Dear FIM, stop making excuses and own what you have.

Already the critiques of the FIM’s e-Power series have started, and all we’ve had if the first days qualifying.  Honestly it sounds similar to grumblings about the TTXGP, so maybe they are more on par than those who show up to MotoGP weekend would suggest.  If what I heard (and have not confirmed) is true, we have even newer folks in charge of the e-Power series.  At least in the TTXGP series you have a familiar face to be mad at when best laid plans fall to pieces.

Either way, here’s a nice write-up provided by the e-Power folks on their Facebook page:

Status Update
By FIM e-Power
The Season kicks off at the Bol d’Or!!!!!!
Katja Poensgen takes centre stage at Magny-Cours.The FIM e-Power International Championship has a new high-profile ambassadress. Katja Poensgen will be onboard one of the bikes entered for the 2012 season’s curtain raiser at Nevers Magny-Cours. The German
rider, who won her spurs in the 250 cc World Championship before bowing out in 2003, is making a popular comeback in this championship reserved for electrically powered machines. “I stopped riding competitively 9 years ago, then I had my daughter and I wasn’t thinking about racing again, Katja explains, but last year I was invited to test an electric bike on a TV show and I was won over.
When Munch Racing invited me to ride at Magny-Cours, I said yes. The bike is fun to ride. Of course there is no noise or smell, but it is beautifully smooth and you have to use your brain much more to get a good performance than when you ride a classic bike.”
Riding Munch Racing # 65, Katja Poensgen signed the second-best lap time of the first e-Power qualifying session in 2’11.875 behind fellow German Matthias Himmelmann, winner of the 2011 FIM e-Power International Championship. Matthias Himmelmann clocked up his best lap in 1’59.435 on Munch Racing # 49, equipped with a new and more powerful battery pack. Another German, Chris Amendt of EPO Racing Team, took third position in the qualifications with a time of 2’30.294.For economic reasons and because of delays in preparation at the start of the season, the starting grid of this first round of the 2012 FIM e-Power International Championship is still relatively sparse, but there are plenty of French, Italian, Belgian and Spanish teams waiting in the wings and eager to join the fray.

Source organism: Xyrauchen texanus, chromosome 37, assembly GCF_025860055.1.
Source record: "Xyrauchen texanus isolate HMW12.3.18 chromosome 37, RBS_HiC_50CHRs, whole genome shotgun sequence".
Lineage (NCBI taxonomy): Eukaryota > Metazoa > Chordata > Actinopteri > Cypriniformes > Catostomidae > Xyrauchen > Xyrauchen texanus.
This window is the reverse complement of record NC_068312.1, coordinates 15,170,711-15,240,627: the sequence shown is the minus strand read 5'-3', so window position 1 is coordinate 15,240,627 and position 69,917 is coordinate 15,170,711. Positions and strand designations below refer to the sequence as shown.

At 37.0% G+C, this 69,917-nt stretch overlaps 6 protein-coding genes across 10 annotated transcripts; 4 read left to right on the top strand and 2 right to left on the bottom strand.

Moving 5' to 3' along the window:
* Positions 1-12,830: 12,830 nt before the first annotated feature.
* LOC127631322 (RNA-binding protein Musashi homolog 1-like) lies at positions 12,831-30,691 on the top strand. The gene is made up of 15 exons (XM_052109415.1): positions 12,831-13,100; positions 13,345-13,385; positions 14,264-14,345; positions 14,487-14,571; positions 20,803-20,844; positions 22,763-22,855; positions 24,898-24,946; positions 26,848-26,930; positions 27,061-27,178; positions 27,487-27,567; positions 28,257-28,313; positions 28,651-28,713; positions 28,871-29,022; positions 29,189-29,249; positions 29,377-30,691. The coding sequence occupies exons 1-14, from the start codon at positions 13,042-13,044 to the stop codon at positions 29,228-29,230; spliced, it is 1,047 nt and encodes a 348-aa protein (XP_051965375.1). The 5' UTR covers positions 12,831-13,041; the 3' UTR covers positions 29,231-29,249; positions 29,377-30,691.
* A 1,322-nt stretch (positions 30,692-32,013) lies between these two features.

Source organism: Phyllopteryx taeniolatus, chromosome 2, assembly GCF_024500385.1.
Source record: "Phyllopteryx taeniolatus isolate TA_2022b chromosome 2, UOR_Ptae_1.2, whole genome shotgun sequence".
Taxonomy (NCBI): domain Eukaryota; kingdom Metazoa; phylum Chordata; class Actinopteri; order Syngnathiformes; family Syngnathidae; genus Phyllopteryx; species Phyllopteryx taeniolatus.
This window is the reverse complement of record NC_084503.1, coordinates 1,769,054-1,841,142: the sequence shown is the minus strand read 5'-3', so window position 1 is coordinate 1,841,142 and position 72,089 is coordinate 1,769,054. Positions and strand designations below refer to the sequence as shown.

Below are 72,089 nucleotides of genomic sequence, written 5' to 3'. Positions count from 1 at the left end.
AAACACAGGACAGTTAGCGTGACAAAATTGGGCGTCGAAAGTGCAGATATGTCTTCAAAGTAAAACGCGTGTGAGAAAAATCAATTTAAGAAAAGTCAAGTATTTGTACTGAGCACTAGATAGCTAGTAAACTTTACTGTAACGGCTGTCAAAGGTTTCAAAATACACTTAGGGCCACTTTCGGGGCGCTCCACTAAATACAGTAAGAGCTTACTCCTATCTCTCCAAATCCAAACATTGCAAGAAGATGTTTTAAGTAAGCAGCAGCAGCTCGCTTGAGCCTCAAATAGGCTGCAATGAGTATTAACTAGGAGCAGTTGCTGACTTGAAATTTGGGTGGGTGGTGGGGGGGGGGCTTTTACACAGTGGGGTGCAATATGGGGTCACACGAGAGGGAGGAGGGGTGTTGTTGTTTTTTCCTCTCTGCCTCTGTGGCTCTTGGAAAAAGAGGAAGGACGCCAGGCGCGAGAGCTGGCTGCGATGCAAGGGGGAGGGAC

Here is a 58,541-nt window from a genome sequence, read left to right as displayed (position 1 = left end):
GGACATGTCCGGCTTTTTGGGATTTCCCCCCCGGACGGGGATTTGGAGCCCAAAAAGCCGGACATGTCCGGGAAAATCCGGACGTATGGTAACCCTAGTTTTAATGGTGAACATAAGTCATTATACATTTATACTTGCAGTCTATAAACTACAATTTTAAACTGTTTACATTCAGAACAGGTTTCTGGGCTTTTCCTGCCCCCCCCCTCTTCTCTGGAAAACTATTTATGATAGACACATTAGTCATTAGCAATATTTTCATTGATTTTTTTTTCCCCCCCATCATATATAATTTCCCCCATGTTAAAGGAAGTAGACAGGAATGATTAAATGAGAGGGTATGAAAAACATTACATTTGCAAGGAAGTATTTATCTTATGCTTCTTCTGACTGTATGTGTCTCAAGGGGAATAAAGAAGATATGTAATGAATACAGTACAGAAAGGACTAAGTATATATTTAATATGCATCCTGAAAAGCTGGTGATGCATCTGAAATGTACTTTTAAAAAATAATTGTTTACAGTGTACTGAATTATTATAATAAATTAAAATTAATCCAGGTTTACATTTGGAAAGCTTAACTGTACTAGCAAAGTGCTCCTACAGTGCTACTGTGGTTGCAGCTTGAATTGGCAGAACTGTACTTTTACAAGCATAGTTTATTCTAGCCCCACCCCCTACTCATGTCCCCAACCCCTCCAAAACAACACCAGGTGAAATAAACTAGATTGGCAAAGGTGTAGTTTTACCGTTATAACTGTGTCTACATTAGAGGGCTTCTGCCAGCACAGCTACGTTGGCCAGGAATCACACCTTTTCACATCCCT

The second qualifying session of the FIM e-Power International Championship will take place at Magny-Cours in the early afternoon.

Very cool that Munch has a new rider.  Not that surprising she’s female from the scuttlebutt I heard a few months back.  But, no less cool.  After first qualifying she is 12 seconds down though.  That’s a lot, even with new batteries in Himmelmann’s bike.  Anyway, Himmelmann’s time in their first qualifying puts him 19 seconds off of the 1:40.514 of the pole position winning bike for the Bol d’Or 24 hr race, of which the e-Power race is a supporting class race.  But only 8 seconds off the slowest bike.
But for Q2 we get:
Electric powered motorcycles forge aheadThe German team Münch Racing has taken both first and second place on the starting grid at the first round of the FIM e-Power International Championship that will take place tomorrow morning as the curtain-raiser for the 76th Bol d’Or at Magny-Cours. Matthias Himmelmann confirmed his claim to pole position by lapping in 1’58.084 ahead of his popular team-mate, Katja Poensgen, whose best lap-time was 2’10.697.This season, 2011 FIM e-Power International Championship victor Matthias Himmelmann is riding a motorcycle with a new battery pack that provides longer life to boost racing performances, while Katja Poensgen is testing the new electric engine developed by Münch.

Christian Amendt and his EPO Racing Team are back racing after a break. Fourth in the 2010 FIM e-Power International Championship, this German rider is also working on the development of his new electric powered motorcycle. Other rivals have chosen to sit out this opening round. We should see both the performances and the number of motorcycles forge ahead as we move through the events of this 2012 season.

So, Himmelmann and his teammate took almost another 1.5 seconds out of their time in Q2.  But to be over 17 seconds down to endurance superbikes on a 2.74 mile course, is not particularly encouraging.  Even worse is that this is no improvement over last year where Himmelmann went from a 2:11 to a 1:58, only to finish second in the race 2 and a half seconds down.   However, no one is pushing them.  There are three bikes on the grid, just like last year, only this year one of the bikes is a teammate over 10 seconds back.  The only difference to this year from last year is the team in the back is a German team EPO Racing coming back after taking 2011 off, instead of the Spanish team E-JARAMA.  Which, by the way, was a minute closer to to Munch than Munch was to eCRP by race’s end.  A “technical glitch” kept them from running their pole setting pace all race long last year.  Well see how this weekend goes.
As far as the FIM, I would really like it if they just owned what they have and not made excuses for other teams not being there.  I suspect they would be wise and learn from what happened to the TTXGP last year where half the teams turned into vaporware.  And I include Mission in that group . . . still.

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